That’s the most logical conclusion that can be drawn from the Louisiana Legislature’s passage of HB 819 by Republican state Rep. Larry Bagley, which awaits concurrence and gubernatorial assent to become law. Because nothing else can explain why something almost useless in addressing medical maladies suddenly becomes considered a wonder drug whose manufacture the state happens to control.
In the past couple years since the Legislature created a viable production and distribution system (subject to, naturally, the usual politicking) its legal use has expanded rapidly from just a handful of state-vetted “recommending” physicians (because the federal government bans its use in any form with one narrow exception, so doctors in Louisiana cannot prescribe it) for a small number of maladies to now on the brink of anything goes. Bagley’s bill basically allows any physician to recommend it for any reason.
The form legalized is cannabidiol (CBD), which has next to no psychotropic effects. But rules attached to manufacture don’t specify a maximum dose proportion of tetrahydrocannabinol (THC) included, even as the law empowers establishing such an upper band, which produces such effects. Current production from the state’s sole producer cranks out medication with a THC level of 1 percent, while over-the-counter supplements don’t exceed 0.3 percent (by contrast, a 2016 measure of seized illegal plants pegged the level at over 13 percent).
So, by dramatically expanding access to the program, the Legislature makes it much easier to hoot up legally. Certainly, it would take a lot more consumption to get the same high, but undoubtedly scam artists, if not already doing so, will collude with “patients” (perhaps even doctors?) to acquire and distribute the megadoses required. Only cost considerations will dampen this, but there may be some individuals willing to pay premium prices to avoid obtaining a purer product off the streets.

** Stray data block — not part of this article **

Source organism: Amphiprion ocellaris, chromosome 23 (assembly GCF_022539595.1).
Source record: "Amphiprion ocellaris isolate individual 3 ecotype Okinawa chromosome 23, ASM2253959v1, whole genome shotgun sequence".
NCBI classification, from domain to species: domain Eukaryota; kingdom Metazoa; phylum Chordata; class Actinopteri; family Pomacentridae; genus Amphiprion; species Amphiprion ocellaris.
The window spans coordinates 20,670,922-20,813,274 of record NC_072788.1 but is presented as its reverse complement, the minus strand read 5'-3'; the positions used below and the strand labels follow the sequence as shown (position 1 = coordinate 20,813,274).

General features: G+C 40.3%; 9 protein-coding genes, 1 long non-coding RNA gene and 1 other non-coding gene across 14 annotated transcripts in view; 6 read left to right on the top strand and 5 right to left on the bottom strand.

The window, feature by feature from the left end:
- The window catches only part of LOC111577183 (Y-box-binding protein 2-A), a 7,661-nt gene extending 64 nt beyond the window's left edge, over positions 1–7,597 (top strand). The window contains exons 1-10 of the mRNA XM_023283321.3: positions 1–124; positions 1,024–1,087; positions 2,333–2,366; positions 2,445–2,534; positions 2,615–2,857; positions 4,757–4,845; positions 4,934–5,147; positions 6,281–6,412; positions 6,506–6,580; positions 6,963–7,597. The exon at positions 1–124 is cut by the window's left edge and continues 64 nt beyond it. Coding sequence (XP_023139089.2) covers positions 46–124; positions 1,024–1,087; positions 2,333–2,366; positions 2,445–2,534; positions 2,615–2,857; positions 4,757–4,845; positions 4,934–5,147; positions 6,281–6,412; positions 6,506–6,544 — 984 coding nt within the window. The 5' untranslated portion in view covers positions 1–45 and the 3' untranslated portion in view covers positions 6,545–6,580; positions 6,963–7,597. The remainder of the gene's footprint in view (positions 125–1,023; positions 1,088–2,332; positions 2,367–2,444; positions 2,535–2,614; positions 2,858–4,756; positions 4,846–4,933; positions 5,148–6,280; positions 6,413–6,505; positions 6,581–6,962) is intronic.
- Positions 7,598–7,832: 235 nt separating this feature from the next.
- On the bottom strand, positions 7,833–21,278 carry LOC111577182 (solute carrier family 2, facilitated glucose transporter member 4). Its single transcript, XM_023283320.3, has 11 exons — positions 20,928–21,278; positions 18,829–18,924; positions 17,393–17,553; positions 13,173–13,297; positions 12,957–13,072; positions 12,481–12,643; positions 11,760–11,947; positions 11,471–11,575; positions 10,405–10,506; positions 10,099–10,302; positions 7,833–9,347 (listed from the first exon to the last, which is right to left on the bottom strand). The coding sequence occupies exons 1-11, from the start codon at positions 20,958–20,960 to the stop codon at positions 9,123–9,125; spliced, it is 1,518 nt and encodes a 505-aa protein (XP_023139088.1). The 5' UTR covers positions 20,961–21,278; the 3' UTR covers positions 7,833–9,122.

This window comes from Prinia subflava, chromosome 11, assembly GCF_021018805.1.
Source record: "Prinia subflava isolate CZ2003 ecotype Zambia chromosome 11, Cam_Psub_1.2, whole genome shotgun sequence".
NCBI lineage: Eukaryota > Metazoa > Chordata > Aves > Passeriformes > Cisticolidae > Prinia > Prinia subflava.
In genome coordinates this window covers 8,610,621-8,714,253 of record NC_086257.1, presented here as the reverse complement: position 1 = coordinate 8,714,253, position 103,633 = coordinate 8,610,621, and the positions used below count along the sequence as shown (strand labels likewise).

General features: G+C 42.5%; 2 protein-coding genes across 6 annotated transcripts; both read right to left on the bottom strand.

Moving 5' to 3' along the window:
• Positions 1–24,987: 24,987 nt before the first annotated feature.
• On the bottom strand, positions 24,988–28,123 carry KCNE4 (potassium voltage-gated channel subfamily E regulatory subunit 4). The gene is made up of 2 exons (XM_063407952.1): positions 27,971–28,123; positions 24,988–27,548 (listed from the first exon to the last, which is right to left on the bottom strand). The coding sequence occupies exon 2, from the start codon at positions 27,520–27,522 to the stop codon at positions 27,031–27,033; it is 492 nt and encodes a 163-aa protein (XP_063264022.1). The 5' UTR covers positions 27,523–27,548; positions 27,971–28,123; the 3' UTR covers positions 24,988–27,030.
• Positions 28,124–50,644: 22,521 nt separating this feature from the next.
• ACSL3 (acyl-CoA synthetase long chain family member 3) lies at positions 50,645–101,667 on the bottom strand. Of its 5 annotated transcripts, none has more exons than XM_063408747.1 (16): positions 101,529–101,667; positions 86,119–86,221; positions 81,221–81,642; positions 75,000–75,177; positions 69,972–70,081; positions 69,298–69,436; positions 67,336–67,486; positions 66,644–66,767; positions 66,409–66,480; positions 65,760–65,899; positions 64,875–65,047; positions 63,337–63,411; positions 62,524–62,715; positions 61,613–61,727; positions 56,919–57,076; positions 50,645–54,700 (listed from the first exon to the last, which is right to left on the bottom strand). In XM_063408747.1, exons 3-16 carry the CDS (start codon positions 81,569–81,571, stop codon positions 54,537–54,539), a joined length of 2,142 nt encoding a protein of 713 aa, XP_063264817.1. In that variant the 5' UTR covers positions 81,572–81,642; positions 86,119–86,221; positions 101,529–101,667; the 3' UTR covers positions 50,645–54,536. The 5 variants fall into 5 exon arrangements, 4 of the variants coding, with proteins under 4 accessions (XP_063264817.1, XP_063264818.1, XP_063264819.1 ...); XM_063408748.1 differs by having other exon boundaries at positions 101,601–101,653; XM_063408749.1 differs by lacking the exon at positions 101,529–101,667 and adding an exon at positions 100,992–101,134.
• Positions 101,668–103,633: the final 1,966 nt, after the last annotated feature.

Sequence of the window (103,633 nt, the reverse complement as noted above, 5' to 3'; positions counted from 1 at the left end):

But the real scam comes in that research continues to verify that the CBD component has almost no medicinal value, including in almost all instances pain management. Study after study, with very few exceptions, show whatever malady medical marijuana is supposed to palliate either is not affected significantly by it or has matters made worse by ingesting or applying the legal ganja.
Perhaps that’s why Bagley and others stumping for the bill framed it more in terms of its solving a presumed problem more generally of pain management. They claimed it could offer an alternative to the use of opioids, abusing prescription of which has become a bogeyman in recent years (and, of course, is a myth).
Except that this alleged substitution effect has no social science data to back it up. Yet legislators still largely fell in line with the propaganda of bill supporters, because it makes it look like they are doing something about a presumed problem when in fact, in practical terms, all they have done is sold false hope to people who think medical marijuana will cure whatever ill or necessarily will ease their pains.
Naturally, it can’t hurt that these deluded folks might become more likely to vote for approving politicians in future elections; it’s always so much easier for an elected official to look like he’s doing something about something that actually doesn’t do anything than genuinely make a substantive contribution. But such a course in this instance also might boost the state’s bottom line.
That's because all medical marijuana recommendations made must be filled at (presently) nine designated pharmacies that only may order product from (at present) one state-authorized distributor, contracted on behalf of the Louisiana State University System (the Southern University System is to have another go online at some point). The more recommendations that need filling, the more the LSU System contractor must crank out.
And, therefore, the more product manufactured, the more self-generated revenues the higher education system receives. And, the more self-generated revenues the system receives, the less it needs to rely upon taxpayer dollars to operate. And the fewer taxpayer dollars these systems suck in, the more remain available to pay for other stuff. Plus, while exempt from sales tax, the state levies on the product a special 7 percent tax that does to fund services for people with disabilities, which frees even more general fund money for other uses.
Therefore, Louisiana has every incentive to push this patent medicine on everybody for anything. You’ll know the scam is working maximally when pharmacies receive a flood of recommendations for medical marijuana to treat halitosis – perhaps some of these going to bill backers as a salve treating the effects of all the hot air they have dispensed about it.